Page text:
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Mr. Smarty Plants - Tilling for grass under old live oak in San Antonio

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Sunday - April 15, 2012

From: San Antonio, TX
Region: Southwest
Topic: Diseases and Disorders, Grasses or Grass-like, Trees
Title: Tilling for grass under old live oak in San Antonio
Answered by: Barbara Medford

QUESTION:

Hi, I have a 250+ year old Texas Live Oak. As usual, the lawn under the tree, after 18 years needs to be redone. MY QUESTION: to put down new sod the lawn company needs to till the soil about 4 to 6" deep, will tilling that deep in ANY WAY hurt the root system of the oak tree?

ANSWER:

Yes. Absolutely. Don't do that.

Sod is greatly overdone, especially under oaks. Oaks, including live oaks, are allelopathic, which means they exude substances to inhibit growth of other plants competing for light, water and air beneath them. Along with that, there is the shade that such a large tree casts over the grass. So, the grass is doomed in two ways.

If that ground is tilled up, it will damage and expose to air roots 2 to 3 times farther out than the crown of the tree. Exposing and damaging those roots makes them very vulnerable to Oak Wilt. The process of working around the tree can also cause damage to the bark. When an oak tree takes damage of that sort, it begins to leak sap. Oak Sap is milk and honey to the Nitidulid Beetle which does not, itself, harm the tree. However, in the land of Oak Wilt, there are other damaged oaks around oozing sap; those trees are very likely already infected with oak wilt. So, the beetle will have a sap snack, get the Oak Wilt fungus all over him, and then move on to your damaged and oozing tree and, as he sips sap, he will be infecting your oak with the same fungus. And the tree is doomed.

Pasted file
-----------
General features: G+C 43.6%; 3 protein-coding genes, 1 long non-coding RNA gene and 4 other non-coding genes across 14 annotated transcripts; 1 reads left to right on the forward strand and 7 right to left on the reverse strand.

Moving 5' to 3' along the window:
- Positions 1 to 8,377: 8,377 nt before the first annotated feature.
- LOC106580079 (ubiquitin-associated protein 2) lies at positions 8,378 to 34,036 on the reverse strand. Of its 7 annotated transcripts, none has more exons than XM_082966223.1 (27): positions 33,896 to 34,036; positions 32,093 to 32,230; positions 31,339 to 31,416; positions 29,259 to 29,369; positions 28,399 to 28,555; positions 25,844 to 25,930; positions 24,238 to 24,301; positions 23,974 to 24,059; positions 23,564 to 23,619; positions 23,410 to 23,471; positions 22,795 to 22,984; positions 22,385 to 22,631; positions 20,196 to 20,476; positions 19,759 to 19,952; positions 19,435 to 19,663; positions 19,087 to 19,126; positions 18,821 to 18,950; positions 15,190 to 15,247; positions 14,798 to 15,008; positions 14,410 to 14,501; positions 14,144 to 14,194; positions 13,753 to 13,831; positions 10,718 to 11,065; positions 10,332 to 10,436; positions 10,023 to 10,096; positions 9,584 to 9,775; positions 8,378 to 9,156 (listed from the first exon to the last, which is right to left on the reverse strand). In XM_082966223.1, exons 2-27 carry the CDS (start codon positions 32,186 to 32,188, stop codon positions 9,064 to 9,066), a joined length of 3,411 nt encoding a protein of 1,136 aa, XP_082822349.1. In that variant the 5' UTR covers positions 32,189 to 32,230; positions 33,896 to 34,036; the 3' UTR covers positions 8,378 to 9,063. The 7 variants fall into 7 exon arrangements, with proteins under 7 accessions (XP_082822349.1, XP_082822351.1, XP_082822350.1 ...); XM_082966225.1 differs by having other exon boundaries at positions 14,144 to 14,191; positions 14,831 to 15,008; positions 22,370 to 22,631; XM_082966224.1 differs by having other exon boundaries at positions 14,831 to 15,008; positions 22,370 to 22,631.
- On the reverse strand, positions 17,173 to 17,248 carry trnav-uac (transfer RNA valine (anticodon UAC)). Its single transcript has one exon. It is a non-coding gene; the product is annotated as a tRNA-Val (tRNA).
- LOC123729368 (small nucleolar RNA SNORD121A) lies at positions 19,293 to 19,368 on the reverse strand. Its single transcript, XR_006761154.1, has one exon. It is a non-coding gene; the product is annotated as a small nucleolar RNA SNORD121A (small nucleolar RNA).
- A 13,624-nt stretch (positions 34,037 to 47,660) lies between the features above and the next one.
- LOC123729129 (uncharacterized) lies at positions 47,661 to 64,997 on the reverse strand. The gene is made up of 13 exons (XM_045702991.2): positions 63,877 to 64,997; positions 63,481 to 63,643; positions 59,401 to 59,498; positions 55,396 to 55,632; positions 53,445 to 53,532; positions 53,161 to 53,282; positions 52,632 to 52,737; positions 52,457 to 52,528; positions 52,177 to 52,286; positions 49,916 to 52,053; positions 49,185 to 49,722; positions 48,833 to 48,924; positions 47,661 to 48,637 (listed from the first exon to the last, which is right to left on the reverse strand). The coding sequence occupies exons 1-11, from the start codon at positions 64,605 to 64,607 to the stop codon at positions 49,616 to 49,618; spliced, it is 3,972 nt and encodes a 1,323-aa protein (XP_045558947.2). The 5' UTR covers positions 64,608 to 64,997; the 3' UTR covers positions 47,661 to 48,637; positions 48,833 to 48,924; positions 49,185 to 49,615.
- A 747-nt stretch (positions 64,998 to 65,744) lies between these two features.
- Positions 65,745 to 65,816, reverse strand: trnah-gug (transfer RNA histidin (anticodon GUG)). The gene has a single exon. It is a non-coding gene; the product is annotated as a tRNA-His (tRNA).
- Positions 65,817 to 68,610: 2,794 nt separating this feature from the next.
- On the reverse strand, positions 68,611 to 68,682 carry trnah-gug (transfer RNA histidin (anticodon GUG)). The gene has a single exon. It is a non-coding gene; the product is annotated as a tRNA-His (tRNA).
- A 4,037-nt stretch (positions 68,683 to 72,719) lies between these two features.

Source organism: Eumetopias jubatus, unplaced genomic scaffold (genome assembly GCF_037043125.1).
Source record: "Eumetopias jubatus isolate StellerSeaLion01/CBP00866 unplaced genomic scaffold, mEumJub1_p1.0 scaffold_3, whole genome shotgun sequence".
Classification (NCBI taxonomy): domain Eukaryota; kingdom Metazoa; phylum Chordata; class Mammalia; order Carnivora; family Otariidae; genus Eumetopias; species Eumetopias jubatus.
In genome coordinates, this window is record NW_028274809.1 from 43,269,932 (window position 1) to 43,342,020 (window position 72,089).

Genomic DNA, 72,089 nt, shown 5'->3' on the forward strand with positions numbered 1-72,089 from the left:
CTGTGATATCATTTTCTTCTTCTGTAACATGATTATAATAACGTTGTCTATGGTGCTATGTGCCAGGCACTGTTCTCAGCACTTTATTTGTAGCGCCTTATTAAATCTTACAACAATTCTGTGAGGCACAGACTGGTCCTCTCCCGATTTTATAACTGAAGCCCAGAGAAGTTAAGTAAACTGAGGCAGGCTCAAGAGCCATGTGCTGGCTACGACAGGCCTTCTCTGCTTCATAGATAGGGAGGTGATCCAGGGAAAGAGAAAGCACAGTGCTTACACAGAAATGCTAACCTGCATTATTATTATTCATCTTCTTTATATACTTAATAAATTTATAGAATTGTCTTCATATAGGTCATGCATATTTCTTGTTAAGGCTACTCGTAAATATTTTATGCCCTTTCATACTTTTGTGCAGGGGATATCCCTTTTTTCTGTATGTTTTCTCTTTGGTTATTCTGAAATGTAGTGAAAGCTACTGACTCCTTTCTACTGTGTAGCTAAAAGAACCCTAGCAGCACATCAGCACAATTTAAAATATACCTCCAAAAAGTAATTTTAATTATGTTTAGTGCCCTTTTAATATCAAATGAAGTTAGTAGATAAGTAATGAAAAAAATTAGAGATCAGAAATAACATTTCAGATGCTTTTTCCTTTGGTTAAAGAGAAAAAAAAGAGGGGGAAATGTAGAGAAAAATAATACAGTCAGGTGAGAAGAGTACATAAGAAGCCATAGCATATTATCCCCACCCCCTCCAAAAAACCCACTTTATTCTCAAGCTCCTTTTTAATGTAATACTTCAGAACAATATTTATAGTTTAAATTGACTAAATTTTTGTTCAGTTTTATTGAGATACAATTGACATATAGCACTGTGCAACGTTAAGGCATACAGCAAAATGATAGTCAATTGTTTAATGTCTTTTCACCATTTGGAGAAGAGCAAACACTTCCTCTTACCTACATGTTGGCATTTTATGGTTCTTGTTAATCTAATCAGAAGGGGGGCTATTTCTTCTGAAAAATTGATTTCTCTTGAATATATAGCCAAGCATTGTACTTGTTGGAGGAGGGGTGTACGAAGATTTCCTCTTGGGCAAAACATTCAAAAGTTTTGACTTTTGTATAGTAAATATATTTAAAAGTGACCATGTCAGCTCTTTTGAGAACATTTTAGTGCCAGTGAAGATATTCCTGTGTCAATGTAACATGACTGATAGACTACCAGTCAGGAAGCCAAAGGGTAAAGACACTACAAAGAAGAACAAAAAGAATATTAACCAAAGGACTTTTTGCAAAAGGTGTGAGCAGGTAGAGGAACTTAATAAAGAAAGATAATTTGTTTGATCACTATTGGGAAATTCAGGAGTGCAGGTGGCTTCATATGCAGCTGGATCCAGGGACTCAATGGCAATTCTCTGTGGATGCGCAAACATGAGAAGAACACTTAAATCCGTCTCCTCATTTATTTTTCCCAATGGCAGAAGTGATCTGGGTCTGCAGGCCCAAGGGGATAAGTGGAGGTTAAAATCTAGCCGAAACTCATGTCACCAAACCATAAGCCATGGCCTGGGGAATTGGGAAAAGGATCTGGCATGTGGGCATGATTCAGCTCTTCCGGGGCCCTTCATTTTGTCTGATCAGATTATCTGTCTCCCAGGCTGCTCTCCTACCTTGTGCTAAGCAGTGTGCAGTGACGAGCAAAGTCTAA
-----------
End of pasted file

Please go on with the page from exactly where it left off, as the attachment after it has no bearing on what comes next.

Our suggestion is a nice spread of a good-quality shredded bark mulch, over as much of the circumference of the oak roots as you can manage. It will help the roots stay cool or warm in the  different seasons, hold in moisture and, as it decomposes, blend in with the soil to improve its quality and provide nutrients. It is attractive, smells good and helps inhibit weeds.

If the oak has to be pruned for any reason, and you can't wait until December and January, when the nitidulid beetle is having his winter siesta, or you must prune because of wind damage etc, be sure that every cut bigger around than your thumb is coating with pruning paint.

Please read the articles on Oak Wilt from Texas Oak Wilt.com in  which the Lady Bird Johnson Wildflower Center is an active partner. Your oak is probably Quercus fusiformis (Escarpment live oak), follow the link to learn more about it.

 

From the Image Gallery


Escarpment live oak
Quercus fusiformis

Escarpment live oak
Quercus fusiformis

Escarpment live oak
Quercus fusiformis

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